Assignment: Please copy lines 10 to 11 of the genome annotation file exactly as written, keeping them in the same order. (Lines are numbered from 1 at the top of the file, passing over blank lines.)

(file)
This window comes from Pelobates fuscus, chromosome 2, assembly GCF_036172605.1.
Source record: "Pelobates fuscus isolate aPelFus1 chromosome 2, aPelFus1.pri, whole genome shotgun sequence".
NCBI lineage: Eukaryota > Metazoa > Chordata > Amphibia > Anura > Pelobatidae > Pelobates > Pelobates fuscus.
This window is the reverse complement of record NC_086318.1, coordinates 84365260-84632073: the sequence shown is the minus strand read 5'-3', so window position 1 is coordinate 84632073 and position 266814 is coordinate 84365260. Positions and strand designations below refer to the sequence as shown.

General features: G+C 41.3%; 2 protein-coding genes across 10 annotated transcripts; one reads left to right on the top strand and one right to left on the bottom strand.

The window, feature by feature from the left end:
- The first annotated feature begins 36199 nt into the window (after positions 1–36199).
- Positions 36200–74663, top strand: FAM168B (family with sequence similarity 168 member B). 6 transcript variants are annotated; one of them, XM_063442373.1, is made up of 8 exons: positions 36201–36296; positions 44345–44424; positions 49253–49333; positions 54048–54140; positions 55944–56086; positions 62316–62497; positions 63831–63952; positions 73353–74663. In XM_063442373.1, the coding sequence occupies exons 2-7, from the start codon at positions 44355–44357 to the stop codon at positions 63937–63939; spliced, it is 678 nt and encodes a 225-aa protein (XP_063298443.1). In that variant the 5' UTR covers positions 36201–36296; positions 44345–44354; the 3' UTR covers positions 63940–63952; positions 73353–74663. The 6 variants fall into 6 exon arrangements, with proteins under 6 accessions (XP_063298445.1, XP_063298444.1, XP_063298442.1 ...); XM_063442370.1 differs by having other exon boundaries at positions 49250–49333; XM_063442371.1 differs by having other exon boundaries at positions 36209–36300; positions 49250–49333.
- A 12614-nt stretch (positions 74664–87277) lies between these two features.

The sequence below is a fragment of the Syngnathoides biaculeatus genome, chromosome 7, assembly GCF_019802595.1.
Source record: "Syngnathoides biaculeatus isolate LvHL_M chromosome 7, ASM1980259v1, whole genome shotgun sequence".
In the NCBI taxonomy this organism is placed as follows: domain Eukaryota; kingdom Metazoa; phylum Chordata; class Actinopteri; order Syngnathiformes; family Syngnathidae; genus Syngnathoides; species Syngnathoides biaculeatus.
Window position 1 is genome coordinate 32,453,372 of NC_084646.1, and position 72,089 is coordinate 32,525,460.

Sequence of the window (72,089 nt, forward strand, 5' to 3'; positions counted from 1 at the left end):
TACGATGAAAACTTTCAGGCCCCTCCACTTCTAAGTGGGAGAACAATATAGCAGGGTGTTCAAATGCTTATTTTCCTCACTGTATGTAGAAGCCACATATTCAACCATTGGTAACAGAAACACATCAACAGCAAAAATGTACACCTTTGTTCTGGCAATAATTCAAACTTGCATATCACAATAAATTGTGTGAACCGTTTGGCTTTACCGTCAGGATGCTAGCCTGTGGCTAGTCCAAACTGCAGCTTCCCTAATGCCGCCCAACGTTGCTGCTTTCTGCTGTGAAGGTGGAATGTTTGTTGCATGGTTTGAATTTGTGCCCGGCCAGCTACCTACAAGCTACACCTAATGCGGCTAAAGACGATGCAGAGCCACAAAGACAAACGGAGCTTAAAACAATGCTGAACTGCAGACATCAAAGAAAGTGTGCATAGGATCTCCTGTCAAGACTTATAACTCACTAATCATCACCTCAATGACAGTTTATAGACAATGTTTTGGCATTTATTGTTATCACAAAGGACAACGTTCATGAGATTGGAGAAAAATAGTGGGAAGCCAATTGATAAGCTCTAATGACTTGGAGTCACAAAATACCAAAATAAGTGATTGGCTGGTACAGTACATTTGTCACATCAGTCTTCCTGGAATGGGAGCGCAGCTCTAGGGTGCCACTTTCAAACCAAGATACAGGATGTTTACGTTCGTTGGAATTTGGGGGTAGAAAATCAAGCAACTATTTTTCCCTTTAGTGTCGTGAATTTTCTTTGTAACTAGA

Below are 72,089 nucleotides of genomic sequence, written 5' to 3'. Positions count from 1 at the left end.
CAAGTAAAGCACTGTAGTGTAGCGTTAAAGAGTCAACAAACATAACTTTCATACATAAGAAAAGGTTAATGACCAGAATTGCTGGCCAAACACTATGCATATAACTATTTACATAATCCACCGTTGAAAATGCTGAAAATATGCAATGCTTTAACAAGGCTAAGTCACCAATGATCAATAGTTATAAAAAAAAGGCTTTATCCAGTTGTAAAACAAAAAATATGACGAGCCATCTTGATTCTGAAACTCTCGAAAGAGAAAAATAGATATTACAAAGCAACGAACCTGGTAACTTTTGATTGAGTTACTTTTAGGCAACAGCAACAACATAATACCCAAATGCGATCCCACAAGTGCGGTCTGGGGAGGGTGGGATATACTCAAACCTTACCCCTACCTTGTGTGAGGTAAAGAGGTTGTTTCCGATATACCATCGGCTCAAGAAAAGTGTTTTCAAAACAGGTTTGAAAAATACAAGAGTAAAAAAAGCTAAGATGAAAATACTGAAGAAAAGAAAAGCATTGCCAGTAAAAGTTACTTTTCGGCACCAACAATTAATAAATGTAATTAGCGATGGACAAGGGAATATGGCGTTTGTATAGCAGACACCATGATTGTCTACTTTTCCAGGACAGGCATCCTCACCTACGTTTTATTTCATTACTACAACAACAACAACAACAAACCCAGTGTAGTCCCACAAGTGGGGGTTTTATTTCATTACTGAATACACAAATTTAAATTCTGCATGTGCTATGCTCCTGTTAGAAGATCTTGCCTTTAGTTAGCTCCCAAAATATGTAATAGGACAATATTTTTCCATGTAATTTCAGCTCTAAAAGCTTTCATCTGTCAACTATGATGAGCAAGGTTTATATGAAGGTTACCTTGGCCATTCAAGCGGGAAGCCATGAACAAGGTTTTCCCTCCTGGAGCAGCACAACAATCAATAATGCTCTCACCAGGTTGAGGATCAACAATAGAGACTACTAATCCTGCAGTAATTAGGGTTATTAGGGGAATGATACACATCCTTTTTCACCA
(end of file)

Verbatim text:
The sequence below is a fragment of the Syngnathoides biaculeatus genome, chromosome 7, assembly GCF_019802595.1.
Source record: "Syngnathoides biaculeatus isolate LvHL_M chromosome 7, ASM1980259v1, whole genome shotgun sequence".